True, but one is usually available and it's not usually too hard to improvise a second... at least if you ride a Ural you've always got the second one. But I've seen a guy successfully set one up using a couple of 5' poles with a section of rope and 6 tent pegs, but he was using a net thing with the pegs he specifically designed for that purpose. All comes down to experimenting before-hand so that you're ready when you hit the road.
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Old 04-07-2016, 06:06 PM   #29
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Another problem with hammock camping is bugs. They do make mosquito nets but that doesn't stop creepy crawlers from getting into your gear or shoes if they are on the ground. By the time you set up a hammock, tarp, and mosquito net you might as well have brought a tent. Hammocks are good backup in my opinion. If it is a nice night without too many skeeters you can't beat how easy packing one up in the morning is. Never underestimate how much packing and unpacking your bike everyday sucks. Using a hammock will save a bunch of time.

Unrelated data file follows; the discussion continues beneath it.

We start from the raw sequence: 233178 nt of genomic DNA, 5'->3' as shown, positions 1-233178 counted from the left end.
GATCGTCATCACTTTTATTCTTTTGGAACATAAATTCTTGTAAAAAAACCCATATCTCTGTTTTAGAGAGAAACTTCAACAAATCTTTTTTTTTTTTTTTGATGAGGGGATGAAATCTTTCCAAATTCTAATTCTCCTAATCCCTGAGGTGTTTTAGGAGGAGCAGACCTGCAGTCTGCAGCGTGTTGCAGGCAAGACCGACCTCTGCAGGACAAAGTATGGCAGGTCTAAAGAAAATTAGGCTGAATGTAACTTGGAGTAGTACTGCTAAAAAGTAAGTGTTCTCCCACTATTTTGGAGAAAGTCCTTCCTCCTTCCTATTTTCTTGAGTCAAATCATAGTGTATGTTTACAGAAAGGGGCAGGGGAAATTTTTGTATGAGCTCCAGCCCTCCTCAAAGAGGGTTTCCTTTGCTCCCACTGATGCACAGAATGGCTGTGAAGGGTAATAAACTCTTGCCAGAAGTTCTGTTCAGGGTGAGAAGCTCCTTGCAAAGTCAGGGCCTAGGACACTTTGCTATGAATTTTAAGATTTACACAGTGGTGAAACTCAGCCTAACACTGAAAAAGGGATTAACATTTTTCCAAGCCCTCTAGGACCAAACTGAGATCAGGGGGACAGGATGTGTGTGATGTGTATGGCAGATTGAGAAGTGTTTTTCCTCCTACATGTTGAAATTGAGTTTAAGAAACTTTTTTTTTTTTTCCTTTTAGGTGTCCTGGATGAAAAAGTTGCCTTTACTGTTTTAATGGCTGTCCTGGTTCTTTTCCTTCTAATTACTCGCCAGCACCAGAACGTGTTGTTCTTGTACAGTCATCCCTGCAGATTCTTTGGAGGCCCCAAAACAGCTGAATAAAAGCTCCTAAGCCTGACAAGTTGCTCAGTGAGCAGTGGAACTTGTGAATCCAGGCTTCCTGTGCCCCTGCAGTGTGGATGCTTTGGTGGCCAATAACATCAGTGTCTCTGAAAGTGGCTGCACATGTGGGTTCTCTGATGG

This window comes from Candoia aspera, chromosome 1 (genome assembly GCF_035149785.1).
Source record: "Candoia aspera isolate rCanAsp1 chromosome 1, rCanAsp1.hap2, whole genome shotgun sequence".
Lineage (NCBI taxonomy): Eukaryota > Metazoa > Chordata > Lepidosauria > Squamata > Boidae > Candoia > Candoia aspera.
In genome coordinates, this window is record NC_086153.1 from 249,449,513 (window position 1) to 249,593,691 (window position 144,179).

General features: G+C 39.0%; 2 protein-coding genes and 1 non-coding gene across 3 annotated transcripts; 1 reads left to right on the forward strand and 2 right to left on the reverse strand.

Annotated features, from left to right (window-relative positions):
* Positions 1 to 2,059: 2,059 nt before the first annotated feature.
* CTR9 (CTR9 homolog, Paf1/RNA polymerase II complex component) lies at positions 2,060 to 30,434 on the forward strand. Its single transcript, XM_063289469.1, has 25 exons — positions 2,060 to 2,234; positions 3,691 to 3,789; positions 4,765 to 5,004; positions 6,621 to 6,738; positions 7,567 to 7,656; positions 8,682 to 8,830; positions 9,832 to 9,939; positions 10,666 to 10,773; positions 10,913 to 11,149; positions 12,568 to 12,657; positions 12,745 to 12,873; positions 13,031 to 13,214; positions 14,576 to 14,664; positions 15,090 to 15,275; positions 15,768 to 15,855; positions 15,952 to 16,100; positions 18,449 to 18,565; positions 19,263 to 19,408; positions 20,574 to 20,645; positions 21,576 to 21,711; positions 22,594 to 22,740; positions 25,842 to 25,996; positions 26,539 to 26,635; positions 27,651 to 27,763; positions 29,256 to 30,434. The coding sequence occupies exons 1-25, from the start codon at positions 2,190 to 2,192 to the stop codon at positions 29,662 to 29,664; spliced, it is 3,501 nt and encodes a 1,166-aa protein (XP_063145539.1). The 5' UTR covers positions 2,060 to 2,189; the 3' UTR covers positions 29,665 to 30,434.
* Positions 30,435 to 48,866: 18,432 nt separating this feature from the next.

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Old 04-07-2016, 06:09 PM   #30
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I have a one man backpack tent that will hold me and my gear. Takes about 3 minutes to set up and take down. Keeps the rain and bugs out.
Just gotta have some sort of cushion cuz the ground is seldom flat or soft enough to sleep well.
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Old 04-07-2016, 06:30 PM   #31
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Just throw a tent in your backpack man lol it'll fit. :P
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Old 04-08-2016, 02:18 PM   #32